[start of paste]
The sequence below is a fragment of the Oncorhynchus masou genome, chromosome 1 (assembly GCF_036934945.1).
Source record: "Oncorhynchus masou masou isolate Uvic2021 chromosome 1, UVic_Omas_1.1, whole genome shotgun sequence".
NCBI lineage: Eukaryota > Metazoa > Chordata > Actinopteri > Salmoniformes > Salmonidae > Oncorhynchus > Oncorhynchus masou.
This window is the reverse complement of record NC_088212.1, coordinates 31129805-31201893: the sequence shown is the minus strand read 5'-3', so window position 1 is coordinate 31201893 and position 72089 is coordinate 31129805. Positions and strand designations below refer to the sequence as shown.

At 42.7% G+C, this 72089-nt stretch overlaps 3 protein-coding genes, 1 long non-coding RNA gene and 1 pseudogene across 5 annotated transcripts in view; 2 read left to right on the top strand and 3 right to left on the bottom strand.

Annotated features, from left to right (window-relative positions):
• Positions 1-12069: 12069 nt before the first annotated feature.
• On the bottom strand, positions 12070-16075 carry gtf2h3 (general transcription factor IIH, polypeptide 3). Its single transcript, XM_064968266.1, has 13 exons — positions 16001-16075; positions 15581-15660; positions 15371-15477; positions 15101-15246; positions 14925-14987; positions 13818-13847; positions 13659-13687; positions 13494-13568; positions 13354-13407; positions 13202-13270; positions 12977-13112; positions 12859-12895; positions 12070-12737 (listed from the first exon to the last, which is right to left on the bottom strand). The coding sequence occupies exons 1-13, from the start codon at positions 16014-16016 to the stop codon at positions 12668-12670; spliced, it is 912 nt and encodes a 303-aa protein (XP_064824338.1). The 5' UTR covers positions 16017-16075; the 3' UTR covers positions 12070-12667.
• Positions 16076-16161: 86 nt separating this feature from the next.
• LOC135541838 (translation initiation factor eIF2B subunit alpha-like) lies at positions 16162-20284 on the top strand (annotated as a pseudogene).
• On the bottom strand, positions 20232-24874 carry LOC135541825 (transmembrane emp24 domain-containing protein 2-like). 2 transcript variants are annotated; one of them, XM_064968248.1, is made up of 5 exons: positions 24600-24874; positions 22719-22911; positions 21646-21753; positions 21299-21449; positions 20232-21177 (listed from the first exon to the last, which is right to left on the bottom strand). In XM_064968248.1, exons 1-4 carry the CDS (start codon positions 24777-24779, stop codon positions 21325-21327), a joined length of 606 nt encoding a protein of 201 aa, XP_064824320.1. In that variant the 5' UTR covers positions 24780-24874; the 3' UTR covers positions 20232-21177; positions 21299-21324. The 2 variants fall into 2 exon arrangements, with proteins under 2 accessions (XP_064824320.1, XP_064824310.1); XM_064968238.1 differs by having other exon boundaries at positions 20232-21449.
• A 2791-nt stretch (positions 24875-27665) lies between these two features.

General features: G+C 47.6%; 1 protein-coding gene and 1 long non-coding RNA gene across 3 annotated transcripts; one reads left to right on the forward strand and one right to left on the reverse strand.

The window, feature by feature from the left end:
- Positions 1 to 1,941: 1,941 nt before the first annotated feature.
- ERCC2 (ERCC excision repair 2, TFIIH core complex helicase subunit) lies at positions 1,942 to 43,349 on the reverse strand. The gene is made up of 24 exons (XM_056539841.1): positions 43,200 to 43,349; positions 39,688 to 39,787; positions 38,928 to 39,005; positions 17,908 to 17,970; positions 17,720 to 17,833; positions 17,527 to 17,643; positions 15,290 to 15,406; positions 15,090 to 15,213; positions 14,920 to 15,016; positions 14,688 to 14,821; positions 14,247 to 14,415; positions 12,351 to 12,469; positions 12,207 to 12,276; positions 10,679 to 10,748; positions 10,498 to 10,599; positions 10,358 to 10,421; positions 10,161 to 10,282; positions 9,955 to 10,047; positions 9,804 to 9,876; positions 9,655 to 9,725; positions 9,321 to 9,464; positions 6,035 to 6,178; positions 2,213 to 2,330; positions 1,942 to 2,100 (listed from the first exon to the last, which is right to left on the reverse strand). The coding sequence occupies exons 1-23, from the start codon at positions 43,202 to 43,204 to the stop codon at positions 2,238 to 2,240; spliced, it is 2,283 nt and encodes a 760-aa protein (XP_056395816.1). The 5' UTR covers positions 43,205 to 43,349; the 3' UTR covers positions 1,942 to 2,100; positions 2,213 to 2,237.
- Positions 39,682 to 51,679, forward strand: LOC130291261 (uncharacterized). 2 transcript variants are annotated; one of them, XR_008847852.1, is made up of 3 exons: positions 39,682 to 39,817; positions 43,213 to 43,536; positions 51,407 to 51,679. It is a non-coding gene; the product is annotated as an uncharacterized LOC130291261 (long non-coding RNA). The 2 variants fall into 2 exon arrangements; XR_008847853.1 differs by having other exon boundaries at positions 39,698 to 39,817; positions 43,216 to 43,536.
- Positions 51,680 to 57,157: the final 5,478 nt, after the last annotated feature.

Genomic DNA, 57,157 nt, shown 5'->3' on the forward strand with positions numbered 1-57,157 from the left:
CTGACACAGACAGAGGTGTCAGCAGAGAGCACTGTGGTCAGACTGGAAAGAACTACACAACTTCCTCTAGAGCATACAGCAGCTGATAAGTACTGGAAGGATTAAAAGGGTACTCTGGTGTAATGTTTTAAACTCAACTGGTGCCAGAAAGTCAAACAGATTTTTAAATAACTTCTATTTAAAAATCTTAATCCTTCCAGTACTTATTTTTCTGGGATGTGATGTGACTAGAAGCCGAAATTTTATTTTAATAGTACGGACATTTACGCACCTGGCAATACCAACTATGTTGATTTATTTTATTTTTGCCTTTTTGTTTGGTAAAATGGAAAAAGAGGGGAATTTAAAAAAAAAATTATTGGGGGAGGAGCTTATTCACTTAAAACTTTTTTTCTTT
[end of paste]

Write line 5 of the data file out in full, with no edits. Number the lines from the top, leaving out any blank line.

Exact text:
At 42.7% G+C, this 72089-nt stretch overlaps 3 protein-coding genes, 1 long non-coding RNA gene and 1 pseudogene across 5 annotated transcripts in view; 2 read left to right on the top strand and 3 right to left on the bottom strand.